I did something today that I've done more often that most people, I suspect. I actually read the "Notice of Annual Meeting of Stockholders" document that was sent to me by my brokerage. As a shareholder of several major corporations, I get these in the mail pretty frequently. I suspect that lot of people do--anyone who directly invests in stocks does.
You can learn some pretty amazing things from these documents (and regular SEC filings). For example, an Executive Vice President at this particular company was paid an annual salary of $500,000 in 2002. And he received a bonus of $562,500. He was awarded 100,000 stock options and brought in $117,112 in "other compensation" in 2002. In that same year, the Company contributed $2,750 to his 401(k) plan and paid a $450 group term life insurance premium.
Not bad! I'm a little surprised he didn't try to max out his 401(k) contribution. The limit was $10,500/year (or something like that) and his company matches a percentage of his contributions. But, hey, that's just me. I'm saving for my retirement on some tropical island.
Anyway, it gets better! In 2002, the Company also paid $113,912 in relocation expenses (that's on top of the $58,943 in relocation expenses for 2001, it says).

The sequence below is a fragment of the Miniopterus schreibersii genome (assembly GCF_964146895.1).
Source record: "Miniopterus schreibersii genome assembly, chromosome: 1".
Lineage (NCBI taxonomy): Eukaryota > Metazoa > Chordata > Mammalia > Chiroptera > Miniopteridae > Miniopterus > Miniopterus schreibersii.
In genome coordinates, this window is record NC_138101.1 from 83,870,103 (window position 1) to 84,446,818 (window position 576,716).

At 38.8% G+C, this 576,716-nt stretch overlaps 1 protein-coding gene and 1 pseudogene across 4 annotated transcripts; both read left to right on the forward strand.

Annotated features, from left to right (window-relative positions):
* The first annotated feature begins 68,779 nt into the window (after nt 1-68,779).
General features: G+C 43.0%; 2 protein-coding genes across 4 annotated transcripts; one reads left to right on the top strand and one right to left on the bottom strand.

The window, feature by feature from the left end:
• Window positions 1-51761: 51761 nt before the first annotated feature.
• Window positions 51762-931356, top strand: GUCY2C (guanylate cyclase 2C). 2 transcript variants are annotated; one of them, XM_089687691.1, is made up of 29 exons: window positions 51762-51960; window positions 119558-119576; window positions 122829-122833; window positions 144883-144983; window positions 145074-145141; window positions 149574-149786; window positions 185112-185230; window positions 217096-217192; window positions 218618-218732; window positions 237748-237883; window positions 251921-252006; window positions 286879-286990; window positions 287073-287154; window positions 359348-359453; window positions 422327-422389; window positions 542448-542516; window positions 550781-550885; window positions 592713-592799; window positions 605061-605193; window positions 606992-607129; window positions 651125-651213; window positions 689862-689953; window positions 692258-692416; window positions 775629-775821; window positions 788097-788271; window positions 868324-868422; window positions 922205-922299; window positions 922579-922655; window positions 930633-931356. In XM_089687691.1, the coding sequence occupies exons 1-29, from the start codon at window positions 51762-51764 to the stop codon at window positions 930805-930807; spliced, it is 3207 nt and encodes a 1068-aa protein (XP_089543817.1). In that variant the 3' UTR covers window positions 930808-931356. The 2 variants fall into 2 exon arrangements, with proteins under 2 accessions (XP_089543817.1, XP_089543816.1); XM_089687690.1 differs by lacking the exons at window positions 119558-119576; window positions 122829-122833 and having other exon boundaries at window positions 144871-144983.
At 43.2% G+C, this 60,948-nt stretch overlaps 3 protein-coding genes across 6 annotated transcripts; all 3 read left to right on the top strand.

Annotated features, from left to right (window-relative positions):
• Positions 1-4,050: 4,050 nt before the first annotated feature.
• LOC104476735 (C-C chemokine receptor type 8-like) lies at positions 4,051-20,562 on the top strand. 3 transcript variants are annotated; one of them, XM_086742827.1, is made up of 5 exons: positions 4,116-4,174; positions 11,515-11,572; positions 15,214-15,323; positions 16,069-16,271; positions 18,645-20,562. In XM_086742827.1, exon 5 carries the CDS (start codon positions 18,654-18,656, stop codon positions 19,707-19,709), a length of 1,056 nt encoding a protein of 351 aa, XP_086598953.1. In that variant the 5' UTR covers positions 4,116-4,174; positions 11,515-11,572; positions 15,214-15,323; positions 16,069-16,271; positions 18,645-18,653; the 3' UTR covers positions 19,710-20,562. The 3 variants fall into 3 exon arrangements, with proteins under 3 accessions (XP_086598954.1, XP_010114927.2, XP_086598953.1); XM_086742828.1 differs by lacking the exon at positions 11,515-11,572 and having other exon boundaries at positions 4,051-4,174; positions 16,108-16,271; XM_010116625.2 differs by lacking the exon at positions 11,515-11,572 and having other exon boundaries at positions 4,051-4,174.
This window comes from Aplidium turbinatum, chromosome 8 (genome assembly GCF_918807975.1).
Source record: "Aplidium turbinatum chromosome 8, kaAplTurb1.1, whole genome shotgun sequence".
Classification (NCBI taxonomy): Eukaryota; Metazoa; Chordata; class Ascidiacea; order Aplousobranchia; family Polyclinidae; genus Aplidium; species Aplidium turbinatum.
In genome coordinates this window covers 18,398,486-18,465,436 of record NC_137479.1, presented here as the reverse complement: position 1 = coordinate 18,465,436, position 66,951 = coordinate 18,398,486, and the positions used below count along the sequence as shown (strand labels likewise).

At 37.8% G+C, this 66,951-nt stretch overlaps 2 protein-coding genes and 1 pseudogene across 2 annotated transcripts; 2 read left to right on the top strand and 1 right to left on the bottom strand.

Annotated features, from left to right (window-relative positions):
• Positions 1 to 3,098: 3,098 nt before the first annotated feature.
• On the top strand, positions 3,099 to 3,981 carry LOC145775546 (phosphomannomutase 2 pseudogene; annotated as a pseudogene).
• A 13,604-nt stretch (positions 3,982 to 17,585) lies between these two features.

He must have had a lot of books to move. I'm pretty sure my relocation was well under the $10,000 limit.
But that's not all. Let's call this mysterious executive "Bob" while I quote from the another section of the document that mentions him.
In March 2001, the Company entered into an agreement with Bob pursuant to which, Bob is entitled to certain reimbursement of relocation expenses, including a mortgage subsidy. In March 2003, the Company entered into a letter agreement with Bob amending the terms of that agreement. Under the terms of the new letter agreement, Bob's base salary for 2003 was reduced to $450,000 and, in lieu of the mortgage subsidy, Bob is entitled to a payment of $23,000 on the first anniversary, $16,000 on the second anniversary and $8,000 upon the third anniversary, of his closing escrow on the purchase of a home in the Bay Area. The payments will be grossed up with respect to taxes payable by Bob and are conditioned upon the continued employment of Bob with the Company.
Must be nice. Pulling down roughly half a million dollar is base salary and at least as much in an annual bonus. Why does a guy making that much cash need help paying for a house?
I have no idea. If I had that kind of cash, I'd be quite content to pay for my own place.
What I do know is that this is typical. (Like I said, I read these documents when they come in the mail.) And it's strange at the same time. You see, I don't know how much any of my co-workers are paid. We may be paid the same. Or maybe they make $30,000/year more than me. Or less. And they probably don't know how much I'm paid. It's a taboo subject at work. And I really don't understand why.
But it's trivial to find out how much Bob and the other's at the top are paid.
Update: I checked Bob's Company's 401(k) policy. It turns out that he did maximize his benefits.